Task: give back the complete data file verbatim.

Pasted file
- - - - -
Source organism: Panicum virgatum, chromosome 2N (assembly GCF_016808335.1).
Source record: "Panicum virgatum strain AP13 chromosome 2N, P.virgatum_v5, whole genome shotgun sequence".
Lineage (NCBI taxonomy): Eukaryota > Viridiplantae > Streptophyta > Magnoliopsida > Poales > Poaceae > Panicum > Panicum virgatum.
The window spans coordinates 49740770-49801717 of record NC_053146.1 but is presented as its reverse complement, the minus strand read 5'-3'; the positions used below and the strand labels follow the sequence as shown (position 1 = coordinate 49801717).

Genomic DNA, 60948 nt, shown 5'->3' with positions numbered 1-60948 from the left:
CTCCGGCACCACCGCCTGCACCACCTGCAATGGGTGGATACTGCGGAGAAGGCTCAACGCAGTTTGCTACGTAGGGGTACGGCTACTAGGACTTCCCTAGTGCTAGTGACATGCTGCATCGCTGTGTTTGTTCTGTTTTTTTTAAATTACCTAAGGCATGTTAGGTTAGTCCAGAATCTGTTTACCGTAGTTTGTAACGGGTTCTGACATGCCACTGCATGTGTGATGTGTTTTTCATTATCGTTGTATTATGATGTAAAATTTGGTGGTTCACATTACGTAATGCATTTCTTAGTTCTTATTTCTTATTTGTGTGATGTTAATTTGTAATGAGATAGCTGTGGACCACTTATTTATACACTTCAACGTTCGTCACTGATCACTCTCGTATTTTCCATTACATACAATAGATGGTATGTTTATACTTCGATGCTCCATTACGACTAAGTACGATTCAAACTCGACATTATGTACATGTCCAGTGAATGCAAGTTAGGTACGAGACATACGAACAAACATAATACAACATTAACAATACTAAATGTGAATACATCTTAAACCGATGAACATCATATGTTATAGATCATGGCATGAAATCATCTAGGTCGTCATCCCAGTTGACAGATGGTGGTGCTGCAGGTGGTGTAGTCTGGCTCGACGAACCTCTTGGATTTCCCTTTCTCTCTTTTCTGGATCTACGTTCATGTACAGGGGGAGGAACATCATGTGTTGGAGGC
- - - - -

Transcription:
Source organism: Panicum virgatum, chromosome 2N (assembly GCF_016808335.1).
Source record: "Panicum virgatum strain AP13 chromosome 2N, P.virgatum_v5, whole genome shotgun sequence".
Lineage (NCBI taxonomy): Eukaryota > Viridiplantae > Streptophyta > Magnoliopsida > Poales > Poaceae > Panicum > Panicum virgatum.
The window spans coordinates 49740770-49801717 of record NC_053146.1 but is presented as its reverse complement, the minus strand read 5'-3'; the positions used below and the strand labels follow the sequence as shown (position 1 = coordinate 49801717).

Genomic DNA, 60948 nt, shown 5'->3' with positions numbered 1-60948 from the left:
CTCCGGCACCACCGCCTGCACCACCTGCAATGGGTGGATACTGCGGAGAAGGCTCAACGCAGTTTGCTACGTAGGGGTACGGCTACTAGGACTTCCCTAGTGCTAGTGACATGCTGCATCGCTGTGTTTGTTCTGTTTTTTTTAAATTACCTAAGGCATGTTAGGTTAGTCCAGAATCTGTTTACCGTAGTTTGTAACGGGTTCTGACATGCCACTGCATGTGTGATGTGTTTTTCATTATCGTTGTATTATGATGTAAAATTTGGTGGTTCACATTACGTAATGCATTTCTTAGTTCTTATTTCTTATTTGTGTGATGTTAATTTGTAATGAGATAGCTGTGGACCACTTATTTATACACTTCAACGTTCGTCACTGATCACTCTCGTATTTTCCATTACATACAATAGATGGTATGTTTATACTTCGATGCTCCATTACGACTAAGTACGATTCAAACTCGACATTATGTACATGTCCAGTGAATGCAAGTTAGGTACGAGACATACGAACAAACATAATACAACATTAACAATACTAAATGTGAATACATCTTAAACCGATGAACATCATATGTTATAGATCATGGCATGAAATCATCTAGGTCGTCATCCCAGTTGACAGATGGTGGTGCTGCAGGTGGTGTAGTCTGGCTCGACGAACCTCTTGGATTTCCCTTTCTCTCTTTTCTGGATCTACGTTCATGTACAGGGGGAGGAACATCATGTGTTGGAGGC